9.10. Input and output
One of the reasons that has prevented many programming languages from becoming widely used for ‘real programming’ is their poor support for I/O, a subject which has never seemed to excite language designers. C has avoided this problem, oddly enough, by having no I/O at all! The C language approach has always been to do I/O using library functions, which ensures that system designers can provide tailored I/O instead of being forced to change the language itself.
As C has evolved, a library package known as the ‘Standard I/O Library’ or stdio, has evolved with it and has proved to be both flexible and portable. This package has now become part of the Standard.
The old stdio package relied heavily on the UNIX model of file access, in particular the assumption that there is no distinction between unstructured binary files and files containing readable text. Many operating systems do maintain a distinction between the two, and to ensure that C programs can be written portably to run on both types of file model, the stdio package has been modified. There are changes in this area which affect many existing programs, although strenuous efforts were taken to limit the amount of damage.
Old C programs should still be able work unmodified in a UNIX environment.
The I/O model does not distinguish between the types of physical devices supporting the I/O. Each source or sink of data (file) is treated in the same way, and is viewed as a stream of bytes. Since the smallest object that can be represented in C is the character, access to a file is permitted at any character boundary. Any number of characters can be read or written from a movable point, known as the file position indicator. The characters will be read, or written, in sequence from this point, and the position indicator moved accordingly. The position indicator is initially set to the beginning of a file when it is opened, but can also be moved by means of positioning requests. (Where random access is not possible, the file position indicator is ignored.) Opening a file in append mode has an implementation defined effect on the stream's file position indicator.
The overall effect is to provide sequential reads or writes unless the stream was opened in append mode, or the file position indicator is explicitly moved.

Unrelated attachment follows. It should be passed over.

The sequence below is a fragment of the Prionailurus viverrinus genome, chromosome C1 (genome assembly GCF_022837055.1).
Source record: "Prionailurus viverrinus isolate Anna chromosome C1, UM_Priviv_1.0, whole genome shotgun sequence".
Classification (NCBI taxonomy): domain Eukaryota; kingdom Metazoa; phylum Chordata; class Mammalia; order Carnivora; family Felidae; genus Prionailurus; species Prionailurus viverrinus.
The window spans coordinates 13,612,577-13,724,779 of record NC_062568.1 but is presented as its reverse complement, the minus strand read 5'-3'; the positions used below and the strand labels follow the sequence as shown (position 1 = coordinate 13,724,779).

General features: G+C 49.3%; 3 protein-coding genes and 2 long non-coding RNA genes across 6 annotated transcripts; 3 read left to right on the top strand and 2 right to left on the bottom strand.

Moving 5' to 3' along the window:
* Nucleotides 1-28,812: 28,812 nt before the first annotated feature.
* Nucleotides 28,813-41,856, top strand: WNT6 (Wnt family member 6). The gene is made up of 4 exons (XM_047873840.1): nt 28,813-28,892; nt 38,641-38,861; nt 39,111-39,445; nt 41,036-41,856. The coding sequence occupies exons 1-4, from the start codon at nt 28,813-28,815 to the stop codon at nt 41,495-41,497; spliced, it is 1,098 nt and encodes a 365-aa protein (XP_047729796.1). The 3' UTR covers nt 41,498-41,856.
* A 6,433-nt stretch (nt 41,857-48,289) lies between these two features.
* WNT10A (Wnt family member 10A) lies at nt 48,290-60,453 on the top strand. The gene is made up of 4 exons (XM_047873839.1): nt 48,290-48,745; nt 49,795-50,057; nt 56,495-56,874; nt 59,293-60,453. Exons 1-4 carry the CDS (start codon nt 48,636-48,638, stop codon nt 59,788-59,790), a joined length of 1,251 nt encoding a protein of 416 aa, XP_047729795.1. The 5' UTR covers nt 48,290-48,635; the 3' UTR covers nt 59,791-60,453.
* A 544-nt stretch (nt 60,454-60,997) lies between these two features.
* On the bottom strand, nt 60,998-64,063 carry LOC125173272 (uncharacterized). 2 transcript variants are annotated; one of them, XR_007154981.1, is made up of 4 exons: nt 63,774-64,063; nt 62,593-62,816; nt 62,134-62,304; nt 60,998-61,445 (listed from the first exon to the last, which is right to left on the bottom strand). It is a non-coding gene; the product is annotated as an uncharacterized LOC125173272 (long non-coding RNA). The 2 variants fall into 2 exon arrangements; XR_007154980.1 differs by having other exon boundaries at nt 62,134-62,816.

There are two types of file, text files and binary files, which, within a program, are manipulated as text streams and binary streams once they have been opened for I/O. The stdio package does not permit operations on the contents of files ‘directly’, but only by viewing them as streams.
The Standard specifies what is meant by the term text stream,
which essentially considers a file to contain lines of text. A line is
a sequence of zero or more characters terminated by a newline character.
It is quite possible that the actual representation of lines in the
external environment is different from this and there may be
transformations of the data stream on the way in and out of the program;
a common requirement is to translate the ‘
line-terminator into the sequence ‘
\r\n’ on output, and
do the reverse on input. Other translations may also be necessary.
Data read in from a text stream is guaranteed to compare equal to the data that was earlier written out to the file if the data consists only of complete lines of printable characters and the control characters horizontal-tab and newline, no newline character is immediately preceded by space characters and the last character is a newline.
It is guaranteed that, if the last character written to a text file is a newline, it will read back as the same.
It is implementation defined whether the last line written to a text file must terminate with a newline character; this is because on some implementations text files and binary files are the same.
Some implementations may strip the leading space from lines consisting only of a space followed by a newline, or strip trailing spaces at the end of a line!
An implementation must support text files with lines containing at least 254 characters, including the terminating newline.
Opening a text stream in update mode may result in a binary stream in some implementations.
Writing on a text stream may cause some implementations to truncate the file at that point—any data beyond the last byte of the current write being discarded.
A binary stream is a sequence of characters that can be used to record
a program's internal data, such as the contents of structures or arrays in
binary form. Data read in from a binary stream will always compare equal
to data written out earlier to the same stream, under the same
implementation. In some circumstances, an implementation-defined number
NUL characters may be appended to a binary stream.
The contents of binary files are exceedingly machine specific, and not, in general, portable.
Other stream types may exist, but are implementation defined.
To provide support for streams of the various kinds, a number of
functions and macros exist. The
<stdio.h> header file
contains the various declarations necessary for the functions, together
with the following macro and type declarations:
- The type of an object used to contain stream control information. Users of stdio never need to know the contents of these objects, but simply manipulate pointers to them. It is not safe to copy these objects within the program; sometimes their addresses may be ‘magic’.